Lozenski K, Ownbey R, Wigdahl B, Kish-Catalone T, and FC Krebs
BMC Pharmacology & Toxicology, 13: 9, 2012.

"Inhibiting early-stage events in HIV-1 replication by small-molecule targeting of the HIV-1 capsid"
Kortagere S, Madani N, Mankowski MK, Schon A, Zentner I, Swaminathan G, Princiotto A, Anthony K, Oza A, Sierra LJ, Passic SR, Wang X, Jones DM, Stavale E, Krebs FC, Martin-Garcia J, Freire E, Ptak RG, Sodroski J, Cocklin S, and AB Smith III
J Virol, 86: 8472-8481, 2012.

"Infection by CXCR4-tropic human immunodeficiency virus type 1 Is inhibited by the cationic cell-penetrating peptide derived from HIV-1 Tat"
Keogan S, Passic S, and FC Krebs
Int J Pept, 2012: 349427, 2012.

"A nipple shield delivery system for oral drug delivery to breastfeeding infants: microbicide delivery to inactivate HIV"
Gerrard SE, Baniecki ML, Sokal DC, Morris MK, Urdaneta-Hartmann S, Krebs FC, Wigdahl B, Abrams BF, Hanson CV, Slater NK, and AD Edwards
Int J Pharm, 434: 224-234, 2012.

"The rise and fall of polyanionic inhibitors of the human immunodeficiency virus type 1"
Pirrone V, Wigdahl B, and Krebs FC
Antiviral Research, 90(3): 168-182, 2011

"Cervicovaginal safety of the formulated, biguanide-based human immunodeficiency virus type 1 (HIV-1) inhibitor NB325 in a murine model"
Lozenski K, Kish-Catalone T, Pirrone V, Rando RF, Labib M, Wigdahl B, and FC Krebs
J Biomed Biotechnol, 2011: 941061, 2011.

"Persistent interactions between biguanide-based compound NB325 and CXCR4 result in prolonged inhibition of human immunodeficiency virus type 1 infection"
Thakkar N, Pirrone V, Passic S, Keogan S, Zhu W, Kholodovych V, Welsh W, Rando R, Labib M, Wigdahl B, and Krebs FC
Antimicrobial Agents and Chemotherapy, 54(5): 1965-1972, 2010

"A styrene-alt-maleic acid copolymer is an effective inhibitor of R5 and X4 human immunodeficiency virus type 1 infection"
Pirrone V, Passic S, Wigdahl B, Rando RF, Labib M, and Krebs FC
Journal of Biomedicine and Biotechnology, 2010548749, 2010

"Structure-activity relationships of polybiguanides with activity against human immunodeficiency virus type 1"
Passic SR, Ferguson ML, Catalone BJ, Kish-Catalone T, Kholodovych V, Zhu W, Welsh W, Rando R, Howett MK, Wigdahl B, Labib M, and Krebs FC
Biomedicine and Pharmacotherapy, 64(10): 723-732, 2010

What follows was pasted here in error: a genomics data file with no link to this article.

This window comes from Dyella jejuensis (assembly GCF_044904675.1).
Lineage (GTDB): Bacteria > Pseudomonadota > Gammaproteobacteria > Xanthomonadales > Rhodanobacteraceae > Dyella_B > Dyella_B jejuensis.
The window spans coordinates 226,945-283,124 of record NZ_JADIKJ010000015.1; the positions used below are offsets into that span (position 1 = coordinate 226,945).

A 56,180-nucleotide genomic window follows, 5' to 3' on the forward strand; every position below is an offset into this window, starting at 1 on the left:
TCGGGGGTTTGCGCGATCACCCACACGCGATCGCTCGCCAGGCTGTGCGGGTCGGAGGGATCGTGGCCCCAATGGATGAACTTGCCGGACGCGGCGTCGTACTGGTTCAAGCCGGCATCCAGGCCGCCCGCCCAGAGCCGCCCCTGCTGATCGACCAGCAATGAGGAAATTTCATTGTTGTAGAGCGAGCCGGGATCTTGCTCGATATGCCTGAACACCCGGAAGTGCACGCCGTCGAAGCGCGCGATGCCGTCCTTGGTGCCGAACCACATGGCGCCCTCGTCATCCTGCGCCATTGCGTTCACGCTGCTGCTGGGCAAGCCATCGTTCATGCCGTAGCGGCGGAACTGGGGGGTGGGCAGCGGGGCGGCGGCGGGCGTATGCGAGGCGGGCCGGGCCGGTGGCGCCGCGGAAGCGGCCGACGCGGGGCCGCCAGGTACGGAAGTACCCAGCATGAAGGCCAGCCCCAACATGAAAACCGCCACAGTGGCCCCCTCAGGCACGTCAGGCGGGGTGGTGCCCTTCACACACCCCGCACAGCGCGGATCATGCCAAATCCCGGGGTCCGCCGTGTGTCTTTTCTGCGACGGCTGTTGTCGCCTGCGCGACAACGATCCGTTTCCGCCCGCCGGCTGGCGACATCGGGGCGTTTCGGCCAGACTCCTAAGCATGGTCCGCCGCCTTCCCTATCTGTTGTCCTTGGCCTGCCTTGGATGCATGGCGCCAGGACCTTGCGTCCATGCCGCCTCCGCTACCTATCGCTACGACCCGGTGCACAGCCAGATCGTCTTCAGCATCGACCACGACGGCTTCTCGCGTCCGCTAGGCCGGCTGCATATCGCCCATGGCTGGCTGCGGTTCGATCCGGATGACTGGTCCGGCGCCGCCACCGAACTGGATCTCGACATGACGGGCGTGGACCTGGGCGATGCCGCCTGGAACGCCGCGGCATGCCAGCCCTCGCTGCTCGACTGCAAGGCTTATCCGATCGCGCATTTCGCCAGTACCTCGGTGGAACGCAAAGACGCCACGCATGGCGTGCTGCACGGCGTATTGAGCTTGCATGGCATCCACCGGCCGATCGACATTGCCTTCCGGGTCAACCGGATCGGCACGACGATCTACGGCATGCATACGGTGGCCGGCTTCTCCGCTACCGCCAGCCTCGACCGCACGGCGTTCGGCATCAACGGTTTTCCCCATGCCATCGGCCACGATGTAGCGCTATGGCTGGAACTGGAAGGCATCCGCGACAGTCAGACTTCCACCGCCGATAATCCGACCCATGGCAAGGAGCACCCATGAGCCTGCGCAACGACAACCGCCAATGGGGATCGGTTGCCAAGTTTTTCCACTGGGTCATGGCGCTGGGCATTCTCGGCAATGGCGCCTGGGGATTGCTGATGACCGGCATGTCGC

"Specific interactions between the viral coreceptor CXCR4 and the biguanide-based compound NB325 mediate inhibition of human immunodeficiency virus type 1 infection"
Thakkar N, Pirrone V, Passic S, Zhu W, Kholodovych V, Welsh W, Rando RF, Labib ME, Wigdahl B, and Krebs FC
Antimicrobial Agents and Chemotherapy, 53(2): 631-638, 2009

"Introducing metallocene into a triazole peptide conjugate reduces its off-rate and enhances its affinity and antiviral potency for HIV-1 gp120"
Gopi H, Cocklin S, Pirrone V, McFadden K, Tuzer F, Zentner I, Ajith S, Baxter S, Jawanda N, Krebs FC, and Chaiken IM
Journal of Molecular Recognition, 22(2): 169-174, 2009

"Structural determinants for affinity enhancement of a dual antagonist peptide entry inhibitor of human immunodeficiency virus type-1"
Gopi H, Umashankara M, Pirrone V, LaLonde J, Madani N, Tuzer F, Baxter S, Zentner I, Cocklin S, Jawanda N, Miller SR, Schon A, Klein JC, Freire E, Krebs FC, Smith AB, Sodroski J, and Chaiken I
Journal of Medicinal Chemistry, 51(9): 2638-2647, 2008

"In vitro preclinical testing of nonoxynol-9 as potential anti-human immunodeficiency virus microbicide: a retrospective analysis of results from five laboratories"
Beer BE, Doncel GF, Krebs FC, Shattock RJ, Fletcher PS, Buckheit RW, Jr., Watson K, Dezzutti CS, Cummins JE, Bromley E, Richardson-Harman N, Pallansch LA, Lackman-Smith C, Osterling C, Mankowski M, Miller SR, Catalone BJ, Welsh PA, Howett MK, Wigdahl B, Turpin JA, and Reichelderfer P
Antimicrobial Agents and Chemotherapy, 50(2): 713-723, 2006

Teaching

Dr. Krebs is an associate professor in the Department of Microbiology & Immunology at Drexel University College of Medicine.

Research Location

Department of Microbiology & Immunology
245 N. 15th Street
Philadelphia, PA 19102
Phone: 215-762-7398
Fax: 215-762-1955